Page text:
5) Bumbo.  I'd never heard of this before I became a dad.  It's like a thick rubber potty that acts as a seat to prop up babies who can't sit up straight on their own whilst also securing them in place.  From 6 months on this has been vital, taking over from (4) as the most useful.  I put my boy in the bumbo while I attend to my daily bathroom routine - great to find a way to do this while they're awake and relatively calm so that you can get presentable and ready to leave the house at a moment's notice.  Since a walk is always high on my list of ways to get him to sleep, I want to be dressed with mobile, keys & wallet firmly in my pockets before I meet the distraction of the day.  (lesson learned via a trip into Central London with little boy to get wife's spare keys in time for his next feed and before he needed a change - no pressure there then!)

There are of course all the mundane things you'll "need", but I promise you the 5 above have been at the centre of my fluid daily routines.  You'll notice they revolve around keeping your baby calm or asleep - sounds intuitive enough?!

Wednesday, 21 July 2010

Double Take

My wife is Chinese, I am English.  My son has subtly oriental eyes so is noticeably mixed to careful observers.
Whenever I attend toddlers' events or playgroups in London I naturally seek out Chinese parents, as I'm interested in whether they are teaching their children Mandarin and English jointly, as we are.

So at my regular Tuesday play session, a few weeks ago I got chatting to a lovely Chinese lady called Qing (pronounced something like "Ching" to my western ears).  Anyway the next week I glanced up from playing with my son and saw her again.  I said "Hello Qing, good to see you again" and, while her reply was friendly, a flicker of confusion showed in her smile.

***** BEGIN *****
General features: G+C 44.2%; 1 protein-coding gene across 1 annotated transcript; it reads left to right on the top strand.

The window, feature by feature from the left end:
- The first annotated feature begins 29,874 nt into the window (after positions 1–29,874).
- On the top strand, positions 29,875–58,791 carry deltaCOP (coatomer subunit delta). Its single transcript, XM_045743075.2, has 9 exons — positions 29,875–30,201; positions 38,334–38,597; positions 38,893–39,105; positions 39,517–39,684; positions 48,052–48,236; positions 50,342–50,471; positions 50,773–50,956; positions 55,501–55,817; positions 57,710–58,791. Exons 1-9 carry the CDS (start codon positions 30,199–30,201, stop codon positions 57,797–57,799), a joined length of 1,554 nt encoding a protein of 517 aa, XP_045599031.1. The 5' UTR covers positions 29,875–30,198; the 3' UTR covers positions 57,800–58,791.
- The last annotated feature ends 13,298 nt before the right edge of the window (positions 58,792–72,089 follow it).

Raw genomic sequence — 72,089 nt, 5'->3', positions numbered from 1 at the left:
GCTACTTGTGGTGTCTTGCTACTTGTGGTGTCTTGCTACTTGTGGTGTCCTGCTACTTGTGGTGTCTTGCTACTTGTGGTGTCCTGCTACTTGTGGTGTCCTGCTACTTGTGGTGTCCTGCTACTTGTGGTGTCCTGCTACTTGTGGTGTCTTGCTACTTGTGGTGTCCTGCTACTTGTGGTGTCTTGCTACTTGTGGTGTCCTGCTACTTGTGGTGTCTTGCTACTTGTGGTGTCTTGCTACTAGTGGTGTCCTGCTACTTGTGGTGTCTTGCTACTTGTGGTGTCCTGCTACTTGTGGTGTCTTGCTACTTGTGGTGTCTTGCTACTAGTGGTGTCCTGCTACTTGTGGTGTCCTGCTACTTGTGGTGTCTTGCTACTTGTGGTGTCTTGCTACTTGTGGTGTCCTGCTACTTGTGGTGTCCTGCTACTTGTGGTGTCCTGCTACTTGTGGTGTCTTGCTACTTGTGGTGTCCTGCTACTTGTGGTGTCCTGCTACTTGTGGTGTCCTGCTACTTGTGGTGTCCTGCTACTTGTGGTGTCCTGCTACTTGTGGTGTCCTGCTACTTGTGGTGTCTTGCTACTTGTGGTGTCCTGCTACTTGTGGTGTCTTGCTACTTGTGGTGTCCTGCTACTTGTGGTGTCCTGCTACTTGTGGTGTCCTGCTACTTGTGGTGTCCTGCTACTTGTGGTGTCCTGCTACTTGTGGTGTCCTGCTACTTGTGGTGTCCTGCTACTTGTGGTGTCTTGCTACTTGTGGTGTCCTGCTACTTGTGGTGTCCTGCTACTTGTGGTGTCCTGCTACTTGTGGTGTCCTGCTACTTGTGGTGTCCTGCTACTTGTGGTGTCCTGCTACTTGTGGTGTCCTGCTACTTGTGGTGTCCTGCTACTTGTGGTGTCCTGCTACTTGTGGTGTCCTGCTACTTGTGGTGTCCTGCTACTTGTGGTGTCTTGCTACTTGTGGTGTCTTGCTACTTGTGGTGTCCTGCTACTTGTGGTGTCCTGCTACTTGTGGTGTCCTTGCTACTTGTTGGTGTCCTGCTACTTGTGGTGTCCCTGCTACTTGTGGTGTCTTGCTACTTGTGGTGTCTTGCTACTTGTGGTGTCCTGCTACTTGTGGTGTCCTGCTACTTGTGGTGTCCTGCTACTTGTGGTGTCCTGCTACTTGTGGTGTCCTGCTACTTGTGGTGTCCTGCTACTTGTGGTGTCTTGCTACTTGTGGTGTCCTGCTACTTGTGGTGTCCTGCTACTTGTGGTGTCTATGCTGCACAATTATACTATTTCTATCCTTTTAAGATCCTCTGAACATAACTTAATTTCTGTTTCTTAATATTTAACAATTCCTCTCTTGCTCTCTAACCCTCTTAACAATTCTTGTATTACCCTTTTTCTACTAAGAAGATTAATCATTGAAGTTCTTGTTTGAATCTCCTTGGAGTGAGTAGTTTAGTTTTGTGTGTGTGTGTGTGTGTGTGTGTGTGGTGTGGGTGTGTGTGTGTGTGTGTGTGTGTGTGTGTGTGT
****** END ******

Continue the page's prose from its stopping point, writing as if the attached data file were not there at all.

I looked down at her child, trying to remember her name, but drew a complete blank with the girl's face.  That's not unheard of, but I do tend to have a good memory for faces - if not 100% with the dozens of mothers and children I meet every week.

After another few minutes of chatting it dawned on me that this was not Qing.  And it dawned on her that I thought she was someone else.  Mortifying for my pride at embracing the Chinese culture, falling foul of the old cliche that "they all look the same".

But then the lady pointed to her friend, Qing, who had appeared just behind her.  "This is my friend, Qing: my name is Xing."  Ah.  We shared an embarrassed chuckle in which I nervously said "Oh yes, Xing, it means Star in Mandarin."  And then couldn't stop myself from saying "And also Orang Utan."  Excellent work.

I bowed my head in disgrace and when I looked up Xing and Qing were both talking to each other.  One was slim with long straight black hair and DKNY glasses.  The other was, er, slim with long straight black hair and DKNY glasses.   At this point I made a hasty retreat to mingle elsewhere until I could speak to one of them alone.